AUBURN, Ala. - The first 116 Auburn-Georgia football contests contained plenty of thrilling finishes, but never a game-deciding miracle.
That changed early Saturday evening, when a 73-yard touchdown pass from Nick Marshall to Ricardo Louis on fourth-and-18 with 25 seconds remaining propelled Auburn to a 43-38 victory before a delirious crowd of 87,451 at Jordan-Hare Stadium.
Marshall launched the ball deep into double coverage, but Bulldogs safety Tray Matthews could only watch as fellow safety Josh Harvey-Clemons tipped the ball to where Louis could snag it and race into the end zone.
"I'm just trying to pinch myself and wake up," stunned Georgia quarterback Aaron Murray said minutes after the game. "It just seems like a nightmare right now with the way that finished up. This game was unbelievable.
"We were celebrating the victory on the sideline, so this is going to be a tough one to get over."
The loss dropped No. 25 Georgia to 6-4 overall and 4-3 in Southeastern Conference play, eliminating the Bulldogs from the East Division race. The No. 7 Tigers, meanwhile, improved to 10-1 overall and 6-1 in SEC play and will host No. 1 Alabama in two weeks to determine the West champion.
It will be one of the most hyped Iron Bowls of all time, but that hype may have to wait for the excitement to subside after the Tigers and Bulldogs produced 1,098 yards and 81 points.
"Obviously this was an unbelievable game," Auburn coach Gus Malzahn said.
The Tigers were on their way to a devastating defeat, having blown a 37-17 lead early in the fourth quarter, when Marshall dropped back on fourth-and-18.
"The only thing that was going through my mind was try to make a play," Louis said. "At first I was going to try and jump for it, but they took the angle, so I just kept my eyes on the ball over my shoulder and watched the ball all the way in."
After the ball was tipped by Harvey-Clemons, Louis bobbled it for a moment before bringing it in.
"I thought I was going to drop it for real," Louis said.
Even after the stunning score, Georgia wasn't finished. Murray connected with tight end Arthur Lynch for 22 yards and then with Rantavious Wooten for 28 as the Bulldogs rocketed to Auburn's 25-yard line with eight seconds remaining. A pass to Lynch into the end zone was incomplete, but the Tigers were flagged for being offside, giving the Bulldogs one play from the 20 with three seconds left.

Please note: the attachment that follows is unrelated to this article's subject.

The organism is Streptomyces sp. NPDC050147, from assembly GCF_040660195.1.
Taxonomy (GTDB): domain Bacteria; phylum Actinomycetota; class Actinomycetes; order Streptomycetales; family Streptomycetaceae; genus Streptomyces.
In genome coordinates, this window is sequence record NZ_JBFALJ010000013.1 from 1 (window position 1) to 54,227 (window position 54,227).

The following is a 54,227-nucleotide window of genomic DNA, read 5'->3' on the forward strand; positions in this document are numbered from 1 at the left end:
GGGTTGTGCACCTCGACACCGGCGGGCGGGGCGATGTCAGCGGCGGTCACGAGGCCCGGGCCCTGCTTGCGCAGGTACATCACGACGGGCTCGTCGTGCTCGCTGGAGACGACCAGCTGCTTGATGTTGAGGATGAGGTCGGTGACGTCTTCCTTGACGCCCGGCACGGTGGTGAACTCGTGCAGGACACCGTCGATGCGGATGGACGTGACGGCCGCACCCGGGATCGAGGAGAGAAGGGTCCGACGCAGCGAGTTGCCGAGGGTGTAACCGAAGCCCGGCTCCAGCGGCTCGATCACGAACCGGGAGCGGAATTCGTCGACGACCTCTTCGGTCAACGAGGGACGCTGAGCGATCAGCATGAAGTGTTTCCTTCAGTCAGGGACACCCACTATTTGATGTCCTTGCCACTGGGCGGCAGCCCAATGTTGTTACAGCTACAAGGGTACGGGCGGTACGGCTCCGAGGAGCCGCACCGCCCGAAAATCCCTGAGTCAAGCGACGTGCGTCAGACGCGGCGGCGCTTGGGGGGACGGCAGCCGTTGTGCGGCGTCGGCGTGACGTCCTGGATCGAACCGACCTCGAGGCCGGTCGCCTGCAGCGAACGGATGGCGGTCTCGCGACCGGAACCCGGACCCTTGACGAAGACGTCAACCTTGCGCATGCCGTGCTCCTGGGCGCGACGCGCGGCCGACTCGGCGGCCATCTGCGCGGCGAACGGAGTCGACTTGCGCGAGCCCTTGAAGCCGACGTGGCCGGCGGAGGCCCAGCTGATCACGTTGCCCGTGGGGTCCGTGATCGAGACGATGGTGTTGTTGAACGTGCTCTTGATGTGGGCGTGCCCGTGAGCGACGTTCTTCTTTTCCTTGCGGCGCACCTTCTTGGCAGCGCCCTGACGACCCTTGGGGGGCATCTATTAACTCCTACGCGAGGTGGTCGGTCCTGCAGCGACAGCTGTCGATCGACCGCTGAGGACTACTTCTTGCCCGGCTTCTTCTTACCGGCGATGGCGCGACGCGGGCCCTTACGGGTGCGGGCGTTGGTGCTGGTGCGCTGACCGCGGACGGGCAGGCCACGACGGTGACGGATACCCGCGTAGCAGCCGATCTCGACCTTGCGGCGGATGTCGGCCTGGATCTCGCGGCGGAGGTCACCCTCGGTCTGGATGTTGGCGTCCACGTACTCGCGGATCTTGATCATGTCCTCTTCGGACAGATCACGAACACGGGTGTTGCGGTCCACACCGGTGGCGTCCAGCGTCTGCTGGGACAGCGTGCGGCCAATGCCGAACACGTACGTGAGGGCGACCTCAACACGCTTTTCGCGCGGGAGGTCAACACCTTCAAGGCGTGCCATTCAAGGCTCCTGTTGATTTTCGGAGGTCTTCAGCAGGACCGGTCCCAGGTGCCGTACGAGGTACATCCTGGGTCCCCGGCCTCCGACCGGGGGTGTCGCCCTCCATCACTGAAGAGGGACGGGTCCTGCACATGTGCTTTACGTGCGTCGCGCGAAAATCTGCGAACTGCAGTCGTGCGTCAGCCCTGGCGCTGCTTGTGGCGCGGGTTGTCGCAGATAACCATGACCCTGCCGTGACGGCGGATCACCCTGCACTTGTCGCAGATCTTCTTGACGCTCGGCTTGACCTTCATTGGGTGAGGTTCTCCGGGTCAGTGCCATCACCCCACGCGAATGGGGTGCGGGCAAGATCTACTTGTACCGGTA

Murray dropped back and then scrambled before being hit by defensive end Dee Ford as he threw incomplete.
"We were trying to get four guys in the end zone, and he was trying to buy a little time," Georgia offensive coordinator Mike Bobo said. "It was going to a be a jump ball."
Murray was marvelous in his SEC road finale, completing 33 of 49 passes for 415 yards and two touchdowns. He threw for 160 yards in the fourth quarter, when the Bulldogs rallied from the 20-point deficit.
With 1:49 remaining, it appeared that Murray had scored the winning touchdown on a 5-yard run on fourth-and-goal. Officials ruled his run a touchdown and then determined that replays confirmed the call.
"I knew I was in," Murray said. "They just had to make sure, and they made the right call."
One of the greatest comebacks in Georgia history, however, became one of its greatest heartbreaks. Auburn started its final possession at its 22-yard line and picked up a first down, but a Jordan Jenkins sack of Marshall for a 6-yard loss put the Tigers in a desperate predicament.
"We had two guys in position, but we've just got to finish on the ball," Bulldogs defensive coordinator Todd Grantham said. "It's a situation our guys go over all the time. They were in maximum protection, and we were in a five-under, three-deep kind of deal. It's fourth-and-18, and we needed to knock the ball down and get off the field.
"We'll move on and learn from it. I'm proud of the way we fought."
Georgia head coach Mark Richt admitted he didn't know what to tell his players after the game, other than he thought they were amazing to take the 38-37 lead -- a lead that wouldn't last as Auburn regained a 55-54-8 series edge.
"It wasn't a fluke play," Richt said. "They launched it out there and were hoping for a miracle. When you're playing that type of prevent defense, the goal is to not let anybody behind you. The goal is to knock the ball down and end the game, but it just didn't happen."
Auburn is off this week, while Georgia will have its home finale against Kentucky at 7 p.m.
Contact David Paschall at firstname.lastname@example.org or 423-757-6524.